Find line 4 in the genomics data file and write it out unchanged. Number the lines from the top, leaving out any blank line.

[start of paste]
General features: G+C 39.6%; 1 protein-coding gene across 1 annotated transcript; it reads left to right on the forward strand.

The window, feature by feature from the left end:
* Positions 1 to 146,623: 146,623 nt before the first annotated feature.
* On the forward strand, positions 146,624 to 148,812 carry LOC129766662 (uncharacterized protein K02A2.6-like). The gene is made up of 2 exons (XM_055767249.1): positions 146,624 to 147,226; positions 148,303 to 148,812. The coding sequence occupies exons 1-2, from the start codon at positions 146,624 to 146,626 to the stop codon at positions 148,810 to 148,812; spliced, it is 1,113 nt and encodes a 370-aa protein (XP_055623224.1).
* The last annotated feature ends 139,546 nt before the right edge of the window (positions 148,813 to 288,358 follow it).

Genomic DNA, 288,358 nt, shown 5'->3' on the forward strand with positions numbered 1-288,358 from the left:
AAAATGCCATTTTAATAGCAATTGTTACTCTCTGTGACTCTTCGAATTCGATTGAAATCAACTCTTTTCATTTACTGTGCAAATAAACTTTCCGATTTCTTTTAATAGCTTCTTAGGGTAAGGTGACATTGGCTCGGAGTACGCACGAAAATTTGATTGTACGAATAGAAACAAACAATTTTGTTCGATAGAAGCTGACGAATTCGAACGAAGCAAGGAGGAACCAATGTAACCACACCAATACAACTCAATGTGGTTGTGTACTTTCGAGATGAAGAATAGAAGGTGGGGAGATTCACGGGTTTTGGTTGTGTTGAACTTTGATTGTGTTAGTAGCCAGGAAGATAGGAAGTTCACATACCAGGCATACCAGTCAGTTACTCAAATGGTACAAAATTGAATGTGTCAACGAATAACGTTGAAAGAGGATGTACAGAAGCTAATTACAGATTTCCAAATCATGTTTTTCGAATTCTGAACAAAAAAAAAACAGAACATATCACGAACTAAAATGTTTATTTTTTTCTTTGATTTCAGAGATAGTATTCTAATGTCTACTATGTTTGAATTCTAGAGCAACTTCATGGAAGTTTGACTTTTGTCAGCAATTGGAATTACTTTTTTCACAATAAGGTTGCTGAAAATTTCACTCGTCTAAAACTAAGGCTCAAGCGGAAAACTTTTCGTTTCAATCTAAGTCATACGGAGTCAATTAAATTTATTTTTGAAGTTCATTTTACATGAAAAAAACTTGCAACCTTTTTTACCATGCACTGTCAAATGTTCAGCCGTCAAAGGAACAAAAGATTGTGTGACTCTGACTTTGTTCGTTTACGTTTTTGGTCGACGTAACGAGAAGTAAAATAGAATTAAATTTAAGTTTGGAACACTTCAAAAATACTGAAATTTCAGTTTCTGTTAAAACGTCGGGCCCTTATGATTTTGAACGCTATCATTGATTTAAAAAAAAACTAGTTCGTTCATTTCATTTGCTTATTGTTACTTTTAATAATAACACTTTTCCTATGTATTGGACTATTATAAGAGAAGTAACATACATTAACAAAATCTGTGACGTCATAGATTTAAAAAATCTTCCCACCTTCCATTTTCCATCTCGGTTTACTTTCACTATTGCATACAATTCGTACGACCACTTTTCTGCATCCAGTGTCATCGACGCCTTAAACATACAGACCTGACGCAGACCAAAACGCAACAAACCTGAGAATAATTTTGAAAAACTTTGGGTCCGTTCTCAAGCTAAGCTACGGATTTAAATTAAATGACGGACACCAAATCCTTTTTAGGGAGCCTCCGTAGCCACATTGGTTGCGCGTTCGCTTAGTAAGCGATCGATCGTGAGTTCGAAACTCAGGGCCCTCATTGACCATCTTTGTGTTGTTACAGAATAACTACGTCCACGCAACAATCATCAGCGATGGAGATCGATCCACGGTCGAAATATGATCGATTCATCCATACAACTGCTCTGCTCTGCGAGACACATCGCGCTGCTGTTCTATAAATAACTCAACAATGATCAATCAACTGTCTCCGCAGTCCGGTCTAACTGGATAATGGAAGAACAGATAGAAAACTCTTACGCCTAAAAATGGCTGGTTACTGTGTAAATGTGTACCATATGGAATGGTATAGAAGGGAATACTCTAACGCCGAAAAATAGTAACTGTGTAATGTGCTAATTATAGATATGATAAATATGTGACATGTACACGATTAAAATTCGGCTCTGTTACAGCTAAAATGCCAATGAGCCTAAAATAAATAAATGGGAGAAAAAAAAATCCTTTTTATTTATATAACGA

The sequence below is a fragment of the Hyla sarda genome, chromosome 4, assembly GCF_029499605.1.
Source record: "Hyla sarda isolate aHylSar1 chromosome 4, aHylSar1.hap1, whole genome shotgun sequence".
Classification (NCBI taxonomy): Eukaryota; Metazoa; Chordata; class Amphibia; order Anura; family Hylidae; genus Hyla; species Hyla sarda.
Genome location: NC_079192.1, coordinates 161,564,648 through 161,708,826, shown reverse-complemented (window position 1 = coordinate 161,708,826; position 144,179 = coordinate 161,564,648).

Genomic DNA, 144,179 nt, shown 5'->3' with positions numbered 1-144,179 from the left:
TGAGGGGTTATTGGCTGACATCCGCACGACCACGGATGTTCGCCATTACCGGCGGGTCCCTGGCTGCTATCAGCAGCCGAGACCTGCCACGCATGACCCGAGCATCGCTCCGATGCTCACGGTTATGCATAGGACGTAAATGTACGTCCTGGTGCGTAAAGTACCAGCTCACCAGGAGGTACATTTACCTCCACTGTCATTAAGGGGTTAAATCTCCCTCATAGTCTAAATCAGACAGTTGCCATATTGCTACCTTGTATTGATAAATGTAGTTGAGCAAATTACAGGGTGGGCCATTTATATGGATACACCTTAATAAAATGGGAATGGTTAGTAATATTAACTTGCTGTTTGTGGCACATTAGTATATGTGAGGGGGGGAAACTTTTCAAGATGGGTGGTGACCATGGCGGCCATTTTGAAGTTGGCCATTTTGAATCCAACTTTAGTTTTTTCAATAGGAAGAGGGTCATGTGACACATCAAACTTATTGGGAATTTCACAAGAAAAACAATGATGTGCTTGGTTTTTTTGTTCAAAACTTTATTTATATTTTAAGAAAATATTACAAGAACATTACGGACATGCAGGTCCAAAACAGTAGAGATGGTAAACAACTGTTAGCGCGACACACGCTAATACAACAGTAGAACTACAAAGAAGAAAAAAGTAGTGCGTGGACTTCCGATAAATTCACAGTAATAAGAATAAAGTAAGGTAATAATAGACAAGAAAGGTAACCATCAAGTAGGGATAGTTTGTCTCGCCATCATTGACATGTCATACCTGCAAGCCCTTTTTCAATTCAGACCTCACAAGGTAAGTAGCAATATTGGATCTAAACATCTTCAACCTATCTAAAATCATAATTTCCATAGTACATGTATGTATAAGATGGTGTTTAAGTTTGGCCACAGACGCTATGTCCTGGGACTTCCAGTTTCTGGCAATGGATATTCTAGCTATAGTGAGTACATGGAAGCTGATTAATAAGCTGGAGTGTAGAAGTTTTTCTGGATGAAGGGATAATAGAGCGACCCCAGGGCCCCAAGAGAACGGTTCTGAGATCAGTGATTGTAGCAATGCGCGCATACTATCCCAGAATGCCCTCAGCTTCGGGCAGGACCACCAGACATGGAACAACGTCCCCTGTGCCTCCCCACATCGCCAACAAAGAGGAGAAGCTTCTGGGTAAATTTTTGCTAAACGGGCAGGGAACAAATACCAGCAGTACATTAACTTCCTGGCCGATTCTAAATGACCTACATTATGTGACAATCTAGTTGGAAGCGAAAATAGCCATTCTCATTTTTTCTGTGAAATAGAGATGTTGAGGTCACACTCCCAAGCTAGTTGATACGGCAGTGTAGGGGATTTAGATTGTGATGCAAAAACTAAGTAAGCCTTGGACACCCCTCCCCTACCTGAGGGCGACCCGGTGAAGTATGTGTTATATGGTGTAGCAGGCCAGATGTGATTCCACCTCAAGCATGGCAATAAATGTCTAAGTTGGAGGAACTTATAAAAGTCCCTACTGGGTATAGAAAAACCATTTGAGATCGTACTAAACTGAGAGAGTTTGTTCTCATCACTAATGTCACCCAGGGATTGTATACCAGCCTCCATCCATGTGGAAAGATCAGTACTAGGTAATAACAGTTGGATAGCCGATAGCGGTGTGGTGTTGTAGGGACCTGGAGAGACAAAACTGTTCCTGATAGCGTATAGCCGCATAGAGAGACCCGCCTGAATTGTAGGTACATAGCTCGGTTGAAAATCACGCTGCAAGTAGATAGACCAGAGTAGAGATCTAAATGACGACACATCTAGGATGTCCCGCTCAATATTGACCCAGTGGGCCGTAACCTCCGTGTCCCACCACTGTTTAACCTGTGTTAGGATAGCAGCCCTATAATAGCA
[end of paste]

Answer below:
* On the forward strand, positions 146,624 to 148,812 carry LOC129766662 (uncharacterized protein K02A2.6-like). The gene is made up of 2 exons (XM_055767249.1): positions 146,624 to 147,226; positions 148,303 to 148,812. The coding sequence occupies exons 1-2, from the start codon at positions 146,624 to 146,626 to the stop codon at positions 148,810 to 148,812; spliced, it is 1,113 nt and encodes a 370-aa protein (XP_055623224.1).